Well, obviously we made it and when we got back and un-cowled her, we found that one of the spark plugs was finger loose which would pass enough air (gas) , heat to the temp probe that is just on the other side of that spark plug sending it to the vision Microsystems read out on the instrument panel. They did compression checks on all of the cylinders, checked all of the spark plugs looked through the bore scope and everything looked a okay.

The mechanic with the egg on his face finally agreed that the loose spark plug was the problem. He felt badly and we lost another day of flying, oh well, time to spare, go by air! We left the next morning which was Saturday, made as far as Tucumcari New Mexico, which was great because we were finally out of those dog gone mountains! I love sea level! So does this airplane!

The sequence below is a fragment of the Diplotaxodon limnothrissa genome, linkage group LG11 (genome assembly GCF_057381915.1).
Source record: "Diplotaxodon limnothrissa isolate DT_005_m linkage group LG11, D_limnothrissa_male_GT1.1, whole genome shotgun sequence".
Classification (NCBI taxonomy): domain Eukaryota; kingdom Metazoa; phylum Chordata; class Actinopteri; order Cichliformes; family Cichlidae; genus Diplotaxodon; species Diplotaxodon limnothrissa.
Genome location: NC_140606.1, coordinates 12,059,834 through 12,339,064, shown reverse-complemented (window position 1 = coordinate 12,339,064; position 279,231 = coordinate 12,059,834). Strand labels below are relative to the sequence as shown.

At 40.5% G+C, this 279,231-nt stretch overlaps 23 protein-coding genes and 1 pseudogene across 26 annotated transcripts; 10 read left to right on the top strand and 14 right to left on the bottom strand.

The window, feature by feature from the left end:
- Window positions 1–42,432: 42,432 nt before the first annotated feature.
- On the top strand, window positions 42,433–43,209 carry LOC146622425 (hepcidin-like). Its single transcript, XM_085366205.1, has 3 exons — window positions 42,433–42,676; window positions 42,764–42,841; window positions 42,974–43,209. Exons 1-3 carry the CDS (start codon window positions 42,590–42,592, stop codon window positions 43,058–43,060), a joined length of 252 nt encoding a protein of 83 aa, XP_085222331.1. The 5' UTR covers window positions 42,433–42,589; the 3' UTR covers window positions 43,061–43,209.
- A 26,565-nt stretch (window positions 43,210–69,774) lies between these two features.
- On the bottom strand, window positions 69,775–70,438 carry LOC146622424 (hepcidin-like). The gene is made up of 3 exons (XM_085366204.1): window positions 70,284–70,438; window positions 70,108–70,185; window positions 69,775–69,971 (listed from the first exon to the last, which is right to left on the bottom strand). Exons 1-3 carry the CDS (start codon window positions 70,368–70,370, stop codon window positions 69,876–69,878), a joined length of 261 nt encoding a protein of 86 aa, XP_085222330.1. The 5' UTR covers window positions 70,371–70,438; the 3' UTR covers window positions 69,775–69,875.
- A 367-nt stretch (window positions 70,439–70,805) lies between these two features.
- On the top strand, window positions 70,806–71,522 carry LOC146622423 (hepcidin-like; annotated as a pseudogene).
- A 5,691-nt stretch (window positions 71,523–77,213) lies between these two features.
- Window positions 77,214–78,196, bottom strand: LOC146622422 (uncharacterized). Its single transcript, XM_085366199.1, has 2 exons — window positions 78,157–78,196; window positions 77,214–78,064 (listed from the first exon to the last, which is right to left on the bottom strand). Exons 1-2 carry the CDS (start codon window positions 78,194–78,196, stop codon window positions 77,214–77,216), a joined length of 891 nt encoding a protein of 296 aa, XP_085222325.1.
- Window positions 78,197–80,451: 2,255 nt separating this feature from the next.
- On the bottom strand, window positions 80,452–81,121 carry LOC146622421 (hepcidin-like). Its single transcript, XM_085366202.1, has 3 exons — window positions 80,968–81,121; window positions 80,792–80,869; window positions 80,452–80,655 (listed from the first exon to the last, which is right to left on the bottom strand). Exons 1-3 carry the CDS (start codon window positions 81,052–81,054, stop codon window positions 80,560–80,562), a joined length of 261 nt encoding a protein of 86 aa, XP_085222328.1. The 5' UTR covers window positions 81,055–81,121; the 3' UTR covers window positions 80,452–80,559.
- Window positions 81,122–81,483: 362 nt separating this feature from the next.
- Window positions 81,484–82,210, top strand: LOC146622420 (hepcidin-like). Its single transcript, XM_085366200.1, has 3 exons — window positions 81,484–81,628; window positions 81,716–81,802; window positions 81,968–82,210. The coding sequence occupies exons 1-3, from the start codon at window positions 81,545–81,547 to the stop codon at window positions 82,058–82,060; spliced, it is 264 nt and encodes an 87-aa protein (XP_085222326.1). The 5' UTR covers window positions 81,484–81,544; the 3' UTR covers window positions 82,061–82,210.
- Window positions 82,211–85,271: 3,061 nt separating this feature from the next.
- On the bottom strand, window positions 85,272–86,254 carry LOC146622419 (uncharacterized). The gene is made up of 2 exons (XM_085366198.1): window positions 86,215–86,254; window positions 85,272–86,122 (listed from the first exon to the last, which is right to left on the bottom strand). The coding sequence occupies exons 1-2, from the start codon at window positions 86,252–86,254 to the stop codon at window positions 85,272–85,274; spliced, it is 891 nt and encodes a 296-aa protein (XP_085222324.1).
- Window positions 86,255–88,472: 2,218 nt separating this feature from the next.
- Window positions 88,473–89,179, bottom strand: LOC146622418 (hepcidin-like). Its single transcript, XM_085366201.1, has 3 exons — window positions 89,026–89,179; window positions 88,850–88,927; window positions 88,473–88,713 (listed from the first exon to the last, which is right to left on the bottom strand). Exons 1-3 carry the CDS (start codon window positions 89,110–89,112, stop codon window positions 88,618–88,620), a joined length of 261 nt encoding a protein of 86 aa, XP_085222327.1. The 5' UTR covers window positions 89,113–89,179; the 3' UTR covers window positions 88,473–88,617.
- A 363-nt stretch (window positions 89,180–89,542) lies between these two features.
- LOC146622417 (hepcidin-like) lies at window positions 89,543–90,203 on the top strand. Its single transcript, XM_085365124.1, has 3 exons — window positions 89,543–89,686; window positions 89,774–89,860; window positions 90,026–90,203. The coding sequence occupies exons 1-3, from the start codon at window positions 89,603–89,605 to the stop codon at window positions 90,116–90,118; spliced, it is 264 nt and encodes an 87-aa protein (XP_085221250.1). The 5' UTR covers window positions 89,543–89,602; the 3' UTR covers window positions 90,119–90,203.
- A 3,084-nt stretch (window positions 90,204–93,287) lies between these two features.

We are now in Springdale Arkansas and for all of you that are wanting to put a auto pilot in your seawind, this is the acid test at work. They are installing a brand new trutrak auto pilot and yaw damper in this airplane. It had the trutrak auto pilot in it but it never worked, Arnie promised to bring it here a year ago so that they could get it to work properly, but as you know he died in December and that never happened.

They are positive that this auto pilot is the way to go for this airplane (the Seawind) and that all the others are light-years behind them. Jim Younkin worked as an engineer for century and for s-tec and boy does he know his stuff and what a nice person. His staff is wonderful and well, they have been waiting for us to get this plane here since may so they can get a seawind with a working auto pilot in it.